In October 2007, Contemporary Economic Policy published an article reviewing research surrounding the economic impacts of professional sports teams and stadiums on their host communities. Most studies concluded “stadiums do not cause income or employment to grow (COATES 2007, 567) . Coates identified flaws in studies supporting positive economic impact. For example, Baltimore’s M&T Stadium accounted for an aggregate income increase of $3 million dollars, which equated to approximately 0.02% of Baltimore’s revenue of $15 billion (568). The Arizona State Senate’s research exhibited the same misrepresentation as M&T Stadium’s impact.
The 1960 promise and the 2016 performance audit highlighted a Coliseum with great cultural significance while hoping for significant economic impact. The Coliseum brought in professional basketball and hockey sports teams. These added to the growth of Phoenix as it moved from 99th to 20th in size. Yet, neither the Coliseum nor the teams contributed significantly to Phoenix’s economic growth. Unlike many other stadiums and arenas, Arizona’s Veterans Memorial Coliseum remains a self-sufficient entity sustaining an ember of winter sports in the desert.
PART 1: Phoenix: Preparation for Migratory Sports
PART 3: Migration Patterns of Hockey Players: Pekka Rautakallio and Juhani Tamminen
PART 4: Pekka and Juhani: Their Migrant Story
- 20,250USD is approximately 184,000USD in May 2021 dollars according to the Bureau of Labor Statistics’ Consumer Price Index Inflation Calculator, accessed June 2021.
- Most studies reviewed by Coates focused on publicly subsidized stadiums and arenas. In 2016, Xia Feng and Brad Humphreys examined property values near privately funded sports facilities. Feng and Humphreys agreed that all sports facilities provide “little to no significant positive tangible impacts”. However, their results suggested an intangible benefits to the local economy. Journal of Sports Economics 19(2), 2016.
Arizona State Fair Commission “Proposed Arizona State Fairgrounds Exposition Center“, lasted accessed from AZlibrary.gov on June 13, 2021
Hanna, Grant, “Final report of the sunset review of the Arizona Exposition and State Fair” , lasted accessed from AZlibrary.gov on June 13, 2021
COATES, DENNIS. “STADIUMS AND ARENAS: ECONOMIC DEVELOPMENT OR ECONOMIC REDISTRIBUTION?” Contemporary economic policy 25, no. 4 (2007): 565–577. https://doi-org.ezproxy1.lib.asu.edu/10.1111/j.1465-7287.2007.00073.x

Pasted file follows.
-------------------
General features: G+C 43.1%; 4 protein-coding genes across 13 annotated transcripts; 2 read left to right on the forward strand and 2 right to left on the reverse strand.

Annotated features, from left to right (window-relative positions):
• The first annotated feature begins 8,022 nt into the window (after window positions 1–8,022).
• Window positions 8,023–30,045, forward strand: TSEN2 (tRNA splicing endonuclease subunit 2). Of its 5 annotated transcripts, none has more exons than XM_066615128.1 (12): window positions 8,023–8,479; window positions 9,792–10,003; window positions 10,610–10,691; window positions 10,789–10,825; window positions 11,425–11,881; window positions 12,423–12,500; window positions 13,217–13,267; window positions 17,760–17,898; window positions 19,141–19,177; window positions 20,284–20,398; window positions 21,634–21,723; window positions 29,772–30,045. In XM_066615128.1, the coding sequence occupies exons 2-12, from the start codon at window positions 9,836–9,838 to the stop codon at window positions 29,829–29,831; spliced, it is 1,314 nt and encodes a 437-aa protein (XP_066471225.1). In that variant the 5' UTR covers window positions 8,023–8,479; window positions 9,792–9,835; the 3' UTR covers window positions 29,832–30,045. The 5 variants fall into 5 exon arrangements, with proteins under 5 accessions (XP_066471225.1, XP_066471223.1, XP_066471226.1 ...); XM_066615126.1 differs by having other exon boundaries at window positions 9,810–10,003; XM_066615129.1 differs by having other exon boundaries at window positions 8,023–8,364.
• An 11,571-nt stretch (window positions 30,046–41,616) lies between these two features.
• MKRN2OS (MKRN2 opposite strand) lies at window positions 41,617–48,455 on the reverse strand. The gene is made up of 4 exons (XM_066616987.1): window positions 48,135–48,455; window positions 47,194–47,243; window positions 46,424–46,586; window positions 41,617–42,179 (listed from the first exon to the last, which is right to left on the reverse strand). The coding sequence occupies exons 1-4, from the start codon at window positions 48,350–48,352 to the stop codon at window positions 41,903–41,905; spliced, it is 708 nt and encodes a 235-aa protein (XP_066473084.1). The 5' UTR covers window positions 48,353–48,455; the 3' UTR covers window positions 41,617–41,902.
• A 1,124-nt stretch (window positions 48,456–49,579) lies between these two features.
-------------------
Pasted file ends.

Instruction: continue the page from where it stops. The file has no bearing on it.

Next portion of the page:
H-2 Guestworker Visa Program – Immigration History University of Texas at Austin, immigrationhistory.org, last accessed June 14, 2021.
HockeyDB “Phoenix Roadrunners 1967-68 roster and stats“, last accessed June 14, 2021.
RealGM “1968-69 Phoenix Suns Regular Season Roster“, last accessed June 14, 2021.
HockeyDB “Phoenix Roadrunners [WHA] all-time player list“, last accessed June 14, 2021.
Zimbalist, Andrew. 2013. Sports facilities and economic development. Government Finance Review 29, no. 4: 94-96, http://login.ezproxy1.lib.asu.edu/login?url=https://www-proquest-com.ezproxy1.lib.asu.edu/trade-journals/sports-facilities-economic-development/docview/1431183991/se-2?accountid=4485.
United States. Visa Office. Report of the Visa Office. Washington: U.S. Dept. of State, Bureau of Security and Consular Affairs; [For sale by the Supt. of Docs., U.S. Govt. Print. Off.]. via HathiTrust last accessed June 14, 2021.
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– 3 – Report of the Visa Office. 1967. – Full View | HathiTrust Digital Library | HathiTrust Digital Library
– 3 – Report of the Visa Office. 1968. – Full View | HathiTrust Digital Library | HathiTrust Digital Library
– 1 – Report of the Visa Office. 1974. – Full View | HathiTrust Digital Library | HathiTrust Digital Library
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– 1 – Report of the Visa Office. 1977. – Full View | HathiTrust Digital Library | HathiTrust Digital Library
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– 3 – Report of the Visa Office. 1979. – Full View | HathiTrust Digital Library | HathiTrust Digital Library